Discuss and document all the touchpoints where the customer interacts with the service or product, considering pre-purchase, during purchase, and post-purchase interactions. Include both direct and indirect touchpoints, encompassing physical, digital, and customer support channels.
Example touchpoint mapping for Frank Spillers’ UX Inner Circle Service Blueprinting workshop. It is based on mapping an energy savings (smart thermostat) product-service experience. The “Tech guy visit” is the moment, and the touchpoint is the recommndation of which thermostat to install.
Step 6: Organize the Touchpoints with cards
Create a visual representation of the touchpoints in chronological order or a journey map format. Use sticky notes or digital tools to map out the touchpoints on a board or software. A Touchpoint card (image below) can help you structure your documentation. It should have a Name, associated Channels and the Need or role it plays.
Step 7: Analyze the Touchpoint Inventory
Analyze the touchpoint map to identify gaps, redundancies, or inconsistencies in the journey. Look for pain points or areas where the touchpoint experience can be improved.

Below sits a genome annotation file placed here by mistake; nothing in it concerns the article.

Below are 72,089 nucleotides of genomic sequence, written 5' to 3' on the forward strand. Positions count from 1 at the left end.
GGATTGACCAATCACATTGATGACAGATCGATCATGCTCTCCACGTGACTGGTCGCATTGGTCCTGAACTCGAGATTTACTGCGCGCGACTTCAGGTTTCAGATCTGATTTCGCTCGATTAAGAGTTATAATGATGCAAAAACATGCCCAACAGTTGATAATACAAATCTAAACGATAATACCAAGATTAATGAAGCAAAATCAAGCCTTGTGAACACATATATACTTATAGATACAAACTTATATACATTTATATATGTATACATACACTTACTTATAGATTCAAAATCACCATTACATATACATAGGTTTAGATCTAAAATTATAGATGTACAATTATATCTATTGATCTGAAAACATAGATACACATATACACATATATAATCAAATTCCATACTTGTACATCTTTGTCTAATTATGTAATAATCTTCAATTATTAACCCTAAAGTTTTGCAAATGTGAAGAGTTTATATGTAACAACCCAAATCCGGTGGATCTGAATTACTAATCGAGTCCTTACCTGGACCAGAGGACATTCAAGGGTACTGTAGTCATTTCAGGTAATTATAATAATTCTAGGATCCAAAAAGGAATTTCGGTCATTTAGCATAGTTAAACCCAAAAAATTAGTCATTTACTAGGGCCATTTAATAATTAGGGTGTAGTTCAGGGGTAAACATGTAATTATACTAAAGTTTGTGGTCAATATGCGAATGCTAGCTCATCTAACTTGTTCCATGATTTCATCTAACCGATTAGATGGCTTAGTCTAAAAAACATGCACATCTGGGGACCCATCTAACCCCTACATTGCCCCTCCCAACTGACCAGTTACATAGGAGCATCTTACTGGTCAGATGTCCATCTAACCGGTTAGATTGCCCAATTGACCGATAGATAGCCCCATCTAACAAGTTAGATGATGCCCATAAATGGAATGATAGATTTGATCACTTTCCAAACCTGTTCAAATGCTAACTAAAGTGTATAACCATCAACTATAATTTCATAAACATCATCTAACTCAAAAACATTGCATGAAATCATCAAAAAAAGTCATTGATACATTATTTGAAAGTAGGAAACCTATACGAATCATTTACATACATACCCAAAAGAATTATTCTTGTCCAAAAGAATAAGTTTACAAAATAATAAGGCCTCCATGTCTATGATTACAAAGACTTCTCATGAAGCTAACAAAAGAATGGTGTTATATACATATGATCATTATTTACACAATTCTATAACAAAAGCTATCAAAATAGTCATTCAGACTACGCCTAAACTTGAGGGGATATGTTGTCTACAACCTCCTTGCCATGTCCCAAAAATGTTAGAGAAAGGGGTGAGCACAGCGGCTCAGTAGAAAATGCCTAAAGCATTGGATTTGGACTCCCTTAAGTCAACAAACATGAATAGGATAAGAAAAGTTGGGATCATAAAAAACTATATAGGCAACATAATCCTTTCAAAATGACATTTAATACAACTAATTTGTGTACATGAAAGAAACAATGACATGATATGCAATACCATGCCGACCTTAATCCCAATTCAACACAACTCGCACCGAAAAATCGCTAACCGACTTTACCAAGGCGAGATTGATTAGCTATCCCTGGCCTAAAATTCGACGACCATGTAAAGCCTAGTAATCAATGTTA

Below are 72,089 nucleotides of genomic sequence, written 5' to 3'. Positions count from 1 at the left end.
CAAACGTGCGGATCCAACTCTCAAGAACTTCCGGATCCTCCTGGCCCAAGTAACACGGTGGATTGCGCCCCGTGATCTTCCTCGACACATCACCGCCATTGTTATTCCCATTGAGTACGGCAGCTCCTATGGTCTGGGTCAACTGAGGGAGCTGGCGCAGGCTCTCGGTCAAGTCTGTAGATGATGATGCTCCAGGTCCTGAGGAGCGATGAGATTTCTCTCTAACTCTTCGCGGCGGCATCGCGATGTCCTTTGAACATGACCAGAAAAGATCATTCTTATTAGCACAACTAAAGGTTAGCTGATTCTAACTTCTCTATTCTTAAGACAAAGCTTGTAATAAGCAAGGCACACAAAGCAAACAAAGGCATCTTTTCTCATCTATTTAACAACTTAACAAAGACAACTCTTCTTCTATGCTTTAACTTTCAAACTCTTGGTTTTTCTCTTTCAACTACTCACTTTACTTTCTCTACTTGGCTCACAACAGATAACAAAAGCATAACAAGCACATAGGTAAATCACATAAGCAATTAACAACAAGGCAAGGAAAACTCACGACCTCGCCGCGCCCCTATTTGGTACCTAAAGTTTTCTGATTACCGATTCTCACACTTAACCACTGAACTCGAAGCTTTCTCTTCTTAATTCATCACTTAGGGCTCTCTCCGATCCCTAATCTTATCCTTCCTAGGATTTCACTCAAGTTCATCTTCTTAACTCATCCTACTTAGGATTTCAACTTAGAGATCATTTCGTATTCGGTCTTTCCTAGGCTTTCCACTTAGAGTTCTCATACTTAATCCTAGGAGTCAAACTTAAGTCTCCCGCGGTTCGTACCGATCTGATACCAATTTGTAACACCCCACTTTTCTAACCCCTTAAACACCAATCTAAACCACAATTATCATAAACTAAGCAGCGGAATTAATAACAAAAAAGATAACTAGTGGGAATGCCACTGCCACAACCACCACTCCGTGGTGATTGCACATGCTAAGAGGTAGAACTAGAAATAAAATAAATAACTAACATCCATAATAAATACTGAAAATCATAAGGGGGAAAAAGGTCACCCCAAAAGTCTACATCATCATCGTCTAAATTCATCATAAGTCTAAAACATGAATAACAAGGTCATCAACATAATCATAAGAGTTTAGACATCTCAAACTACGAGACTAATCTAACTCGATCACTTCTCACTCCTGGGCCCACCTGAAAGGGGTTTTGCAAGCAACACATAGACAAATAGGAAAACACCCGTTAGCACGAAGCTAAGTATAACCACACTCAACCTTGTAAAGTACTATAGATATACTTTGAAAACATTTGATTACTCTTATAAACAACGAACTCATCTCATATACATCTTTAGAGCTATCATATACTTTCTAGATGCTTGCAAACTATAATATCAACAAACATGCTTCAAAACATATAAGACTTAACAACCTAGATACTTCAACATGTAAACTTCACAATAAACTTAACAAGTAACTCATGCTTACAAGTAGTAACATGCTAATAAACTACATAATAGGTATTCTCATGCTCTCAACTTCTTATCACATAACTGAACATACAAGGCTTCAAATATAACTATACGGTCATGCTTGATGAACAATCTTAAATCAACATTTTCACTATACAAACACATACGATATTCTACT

Step 8: Prioritize Improvements
Prioritize the touchpoints or areas that require improvement based on their impact on the overall customer/employee experience and the feasibility of implementing changes.
Step 9: Ideate and Implement Solutions
Discuss potential solutions to address the identified issues at each touchpoint. Involve the cross-functional team in generating ideas and collaborate to implement the selected improvements. Once your touchpoint inventory is complete, you can move on to creating the Service Blueprint.
Step 10: Monitor and Iterate
Continuously monitor the impact of the implemented changes on the customer experience. Iterate and update the touchpoint map regularly to reflect any changes or new touchpoints that emerge.
By following these steps, your organization can create a comprehensive touchpoint map, providing valuable inputs for your Service Blueprint and enabling a more seamless and satisfying service experience.